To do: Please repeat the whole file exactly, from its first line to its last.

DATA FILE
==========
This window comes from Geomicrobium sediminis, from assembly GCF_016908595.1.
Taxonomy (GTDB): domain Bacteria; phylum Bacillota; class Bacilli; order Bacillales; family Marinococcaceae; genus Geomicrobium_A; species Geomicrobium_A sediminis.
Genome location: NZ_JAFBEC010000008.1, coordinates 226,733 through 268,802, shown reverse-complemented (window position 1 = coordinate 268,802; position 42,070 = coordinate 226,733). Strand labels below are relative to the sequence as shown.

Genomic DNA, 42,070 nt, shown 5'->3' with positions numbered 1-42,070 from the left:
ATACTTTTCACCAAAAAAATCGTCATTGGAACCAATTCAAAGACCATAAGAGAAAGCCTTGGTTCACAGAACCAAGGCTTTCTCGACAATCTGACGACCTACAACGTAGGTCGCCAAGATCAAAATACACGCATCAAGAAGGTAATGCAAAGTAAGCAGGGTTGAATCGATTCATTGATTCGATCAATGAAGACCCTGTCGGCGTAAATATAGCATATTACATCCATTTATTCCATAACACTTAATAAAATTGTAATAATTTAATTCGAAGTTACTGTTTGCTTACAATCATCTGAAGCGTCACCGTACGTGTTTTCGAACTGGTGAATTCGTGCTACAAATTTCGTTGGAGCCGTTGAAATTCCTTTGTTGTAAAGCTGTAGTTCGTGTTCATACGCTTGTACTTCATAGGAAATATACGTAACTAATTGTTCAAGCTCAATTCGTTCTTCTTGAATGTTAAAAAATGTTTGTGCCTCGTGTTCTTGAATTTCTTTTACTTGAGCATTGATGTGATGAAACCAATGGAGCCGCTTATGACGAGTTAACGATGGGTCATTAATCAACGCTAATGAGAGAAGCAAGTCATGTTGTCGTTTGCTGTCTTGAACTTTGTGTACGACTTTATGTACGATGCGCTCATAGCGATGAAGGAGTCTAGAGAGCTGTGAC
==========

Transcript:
This window comes from Geomicrobium sediminis, from assembly GCF_016908595.1.
Taxonomy (GTDB): domain Bacteria; phylum Bacillota; class Bacilli; order Bacillales; family Marinococcaceae; genus Geomicrobium_A; species Geomicrobium_A sediminis.
Genome location: NZ_JAFBEC010000008.1, coordinates 226,733 through 268,802, shown reverse-complemented (window position 1 = coordinate 268,802; position 42,070 = coordinate 226,733). Strand labels below are relative to the sequence as shown.

Genomic DNA, 42,070 nt, shown 5'->3' with positions numbered 1-42,070 from the left:
ATACTTTTCACCAAAAAAATCGTCATTGGAACCAATTCAAAGACCATAAGAGAAAGCCTTGGTTCACAGAACCAAGGCTTTCTCGACAATCTGACGACCTACAACGTAGGTCGCCAAGATCAAAATACACGCATCAAGAAGGTAATGCAAAGTAAGCAGGGTTGAATCGATTCATTGATTCGATCAATGAAGACCCTGTCGGCGTAAATATAGCATATTACATCCATTTATTCCATAACACTTAATAAAATTGTAATAATTTAATTCGAAGTTACTGTTTGCTTACAATCATCTGAAGCGTCACCGTACGTGTTTTCGAACTGGTGAATTCGTGCTACAAATTTCGTTGGAGCCGTTGAAATTCCTTTGTTGTAAAGCTGTAGTTCGTGTTCATACGCTTGTACTTCATAGGAAATATACGTAACTAATTGTTCAAGCTCAATTCGTTCTTCTTGAATGTTAAAAAATGTTTGTGCCTCGTGTTCTTGAATTTCTTTTACTTGAGCATTGATGTGATGAAACCAATGGAGCCGCTTATGACGAGTTAACGATGGGTCATTAATCAACGCTAATGAGAGAAGCAAGTCATGTTGTCGTTTGCTGTCTTGAACTTTGTGTACGACTTTATGTACGATGCGCTCATAGCGATGAAGGAGTCTAGAGAGCTGTGAC